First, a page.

Designing Your View

Use cognitive science to manage what you see through your window.

Posted Apr 01, 2016

It’s Spring if you live in the Northern Hemisphere (finally) or Fall if your home is in the Southern one—both seasons are great times to think about the gardens and other landscaping you can see through your home’s windows.  Cognitive scientists have learned a lot about the sorts of views that make us happy and healthy.

Some of you have more control of what’s outside your windows than others—if the extent of your ability to change what you see is opening or closing your blinds, and you don’t have a view of green, leafy nature, add a couple of leafy green plants to your windowsill – seeing them will boost your mood and your mental performance.  Looking at leafy green plants has been linked to more creative thinking, for example. 

Research conducted around the world shows that wherever we live or are from, humans like to look at (and benefit from seeing) the same sorts of nature vistas—certain sorts of viewed scenes relax us.  The stuff we benefit from looking at today filled the spaces that would have increased our chances of survival when we were a young species.

To start, they feature trees that we could have scampered up to see what was going on in our world and open grassy areas that would have made it easier for us to spot danger approaching. 

The most preferred and relaxing views of nature feature some sort of clean, fresh-appearing water element.  The advantages of ready access to water before the days of bottled Perrier and Fanta are clear.  The cognitive benefits of seeing water are strong—if your home looks out onto a courtyard or other space without much potential to support green leafy plants, try to install a fountain outside where you can see from inside your home.  Even a small one, a couple of feet high, will do the trick, particularly if you can hear the water burbling in it from your home.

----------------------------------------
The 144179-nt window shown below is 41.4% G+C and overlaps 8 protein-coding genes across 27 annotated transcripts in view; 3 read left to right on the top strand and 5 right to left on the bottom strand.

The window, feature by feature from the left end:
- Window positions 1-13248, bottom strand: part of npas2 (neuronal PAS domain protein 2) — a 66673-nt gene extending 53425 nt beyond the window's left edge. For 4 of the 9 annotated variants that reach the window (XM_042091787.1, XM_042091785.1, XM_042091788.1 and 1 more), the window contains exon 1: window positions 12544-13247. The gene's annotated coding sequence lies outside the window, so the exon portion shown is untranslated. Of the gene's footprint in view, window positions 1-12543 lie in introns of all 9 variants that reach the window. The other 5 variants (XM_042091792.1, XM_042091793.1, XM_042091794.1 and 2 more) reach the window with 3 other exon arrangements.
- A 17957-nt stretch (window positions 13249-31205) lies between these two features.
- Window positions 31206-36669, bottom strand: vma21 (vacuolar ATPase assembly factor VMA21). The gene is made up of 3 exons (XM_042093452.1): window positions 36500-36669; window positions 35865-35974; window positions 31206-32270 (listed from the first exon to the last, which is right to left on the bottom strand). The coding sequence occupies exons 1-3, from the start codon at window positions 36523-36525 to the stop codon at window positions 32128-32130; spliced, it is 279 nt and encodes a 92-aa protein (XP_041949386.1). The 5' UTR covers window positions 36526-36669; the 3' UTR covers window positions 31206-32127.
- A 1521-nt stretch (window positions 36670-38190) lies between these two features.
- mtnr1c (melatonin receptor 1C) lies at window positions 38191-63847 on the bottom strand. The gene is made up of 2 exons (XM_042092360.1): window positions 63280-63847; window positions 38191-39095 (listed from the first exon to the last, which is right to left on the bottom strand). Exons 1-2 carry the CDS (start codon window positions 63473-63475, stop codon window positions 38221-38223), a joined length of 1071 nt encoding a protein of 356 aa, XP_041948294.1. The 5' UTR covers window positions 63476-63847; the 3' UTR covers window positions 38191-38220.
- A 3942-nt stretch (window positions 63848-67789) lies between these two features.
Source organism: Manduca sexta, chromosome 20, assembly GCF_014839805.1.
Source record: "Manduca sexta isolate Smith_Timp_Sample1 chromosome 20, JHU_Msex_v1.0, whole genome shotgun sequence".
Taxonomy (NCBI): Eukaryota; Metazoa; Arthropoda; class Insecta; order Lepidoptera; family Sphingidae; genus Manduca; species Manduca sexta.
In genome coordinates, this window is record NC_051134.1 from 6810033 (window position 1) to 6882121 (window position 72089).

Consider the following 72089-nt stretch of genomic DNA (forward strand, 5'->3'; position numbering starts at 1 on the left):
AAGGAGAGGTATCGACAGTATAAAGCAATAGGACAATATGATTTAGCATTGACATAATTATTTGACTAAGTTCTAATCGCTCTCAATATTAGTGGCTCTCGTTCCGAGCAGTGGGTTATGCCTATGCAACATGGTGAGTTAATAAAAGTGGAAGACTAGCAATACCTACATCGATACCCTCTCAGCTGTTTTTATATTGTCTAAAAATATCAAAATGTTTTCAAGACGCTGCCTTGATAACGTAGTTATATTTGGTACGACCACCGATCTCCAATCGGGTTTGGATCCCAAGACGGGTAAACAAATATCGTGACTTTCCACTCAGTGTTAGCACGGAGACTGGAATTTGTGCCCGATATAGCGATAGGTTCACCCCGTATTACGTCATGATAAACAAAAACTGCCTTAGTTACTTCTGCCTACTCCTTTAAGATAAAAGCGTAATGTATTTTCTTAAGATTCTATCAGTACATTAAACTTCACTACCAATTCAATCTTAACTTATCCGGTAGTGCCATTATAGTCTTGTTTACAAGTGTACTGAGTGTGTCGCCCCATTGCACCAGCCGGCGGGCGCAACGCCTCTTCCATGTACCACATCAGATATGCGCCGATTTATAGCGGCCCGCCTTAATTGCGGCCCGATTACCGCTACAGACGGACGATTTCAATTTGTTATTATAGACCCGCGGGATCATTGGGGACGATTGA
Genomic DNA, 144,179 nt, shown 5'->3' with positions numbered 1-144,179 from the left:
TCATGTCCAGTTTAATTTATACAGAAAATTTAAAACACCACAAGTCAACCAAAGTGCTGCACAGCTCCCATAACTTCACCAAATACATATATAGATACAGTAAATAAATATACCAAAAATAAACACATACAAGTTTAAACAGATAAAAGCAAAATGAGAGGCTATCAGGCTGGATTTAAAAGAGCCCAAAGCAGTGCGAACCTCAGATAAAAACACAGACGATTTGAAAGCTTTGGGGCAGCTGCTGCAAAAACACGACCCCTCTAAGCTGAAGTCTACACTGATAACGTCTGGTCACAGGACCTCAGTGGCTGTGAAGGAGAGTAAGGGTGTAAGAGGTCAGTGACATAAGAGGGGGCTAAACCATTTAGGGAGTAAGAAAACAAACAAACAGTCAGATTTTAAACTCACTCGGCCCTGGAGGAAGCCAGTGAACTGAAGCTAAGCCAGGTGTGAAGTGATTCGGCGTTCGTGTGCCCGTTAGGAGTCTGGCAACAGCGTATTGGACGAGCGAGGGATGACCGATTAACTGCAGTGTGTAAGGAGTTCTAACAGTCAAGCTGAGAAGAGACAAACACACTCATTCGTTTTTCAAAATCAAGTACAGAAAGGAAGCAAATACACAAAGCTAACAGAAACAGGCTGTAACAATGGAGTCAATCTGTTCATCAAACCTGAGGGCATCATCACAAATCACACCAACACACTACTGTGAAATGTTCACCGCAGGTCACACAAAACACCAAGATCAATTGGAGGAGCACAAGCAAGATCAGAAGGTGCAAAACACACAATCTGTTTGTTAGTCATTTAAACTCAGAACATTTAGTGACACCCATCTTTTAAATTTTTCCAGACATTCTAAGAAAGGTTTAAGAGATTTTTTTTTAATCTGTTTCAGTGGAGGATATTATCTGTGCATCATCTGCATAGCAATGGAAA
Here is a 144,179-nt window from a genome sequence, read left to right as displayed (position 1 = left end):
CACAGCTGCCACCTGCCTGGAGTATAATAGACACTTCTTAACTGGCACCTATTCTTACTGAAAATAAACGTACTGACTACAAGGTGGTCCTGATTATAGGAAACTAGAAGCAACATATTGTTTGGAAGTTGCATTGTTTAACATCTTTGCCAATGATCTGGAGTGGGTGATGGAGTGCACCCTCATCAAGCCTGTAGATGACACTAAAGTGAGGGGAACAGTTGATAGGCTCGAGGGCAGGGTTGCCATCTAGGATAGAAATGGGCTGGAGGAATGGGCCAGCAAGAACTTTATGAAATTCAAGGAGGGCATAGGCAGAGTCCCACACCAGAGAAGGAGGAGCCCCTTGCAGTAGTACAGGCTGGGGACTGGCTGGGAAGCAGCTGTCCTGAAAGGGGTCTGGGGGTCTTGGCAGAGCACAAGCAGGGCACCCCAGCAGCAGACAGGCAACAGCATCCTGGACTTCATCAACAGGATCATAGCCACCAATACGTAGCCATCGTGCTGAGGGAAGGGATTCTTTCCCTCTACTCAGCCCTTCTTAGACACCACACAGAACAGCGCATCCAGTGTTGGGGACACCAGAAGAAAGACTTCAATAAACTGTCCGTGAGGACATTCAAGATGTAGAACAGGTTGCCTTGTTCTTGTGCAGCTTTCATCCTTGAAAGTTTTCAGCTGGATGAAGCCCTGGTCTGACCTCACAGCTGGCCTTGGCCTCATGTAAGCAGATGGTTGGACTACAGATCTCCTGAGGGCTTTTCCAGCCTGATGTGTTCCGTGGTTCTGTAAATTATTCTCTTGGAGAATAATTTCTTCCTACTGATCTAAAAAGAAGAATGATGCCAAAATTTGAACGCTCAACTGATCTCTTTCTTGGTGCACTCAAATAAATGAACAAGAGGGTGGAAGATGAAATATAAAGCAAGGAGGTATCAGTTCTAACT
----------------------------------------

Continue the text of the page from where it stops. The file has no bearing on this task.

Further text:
Views with a few manmade elements can be relaxing.  In larger yards, a meandering road or path and a field with mown grasses and a few scattered trees are desirable—think of scaling this sort of grand scene to the size of your lot as a mind-expanding and soul-enriching challenge.

Desirable views have a hint of mystery.  We like to understand and enjoy what is happening around us, and to imagine that if we traveled from where we are into the unknown we would meet with pleasant surprises—that’s where the meandering path comes into play.

An untamed jungle-y sort of landscape might seem to be just the sort of scenery that would help us to forget the demands imposed by civilization, but seeing it makes us tense.  It was hard for our ancient ancestors to live successfully in a jungle—it is pretty hard to see danger approaching amid the chaos. 

We like nature scenes to have an assortment of green plants and flowers.  Since many flowers are themselves edible, or represent the promise of fruits to come, this is easy to understand—as is our related interest in seeing signs of bird life.

If all else fails, pull back your currents and let whatever natural light comes your way into your home.  Daylight is a sort of nearly magical tonic for humans.  Being in daylight is great for our mood, the performance of our brains, and our physical health.

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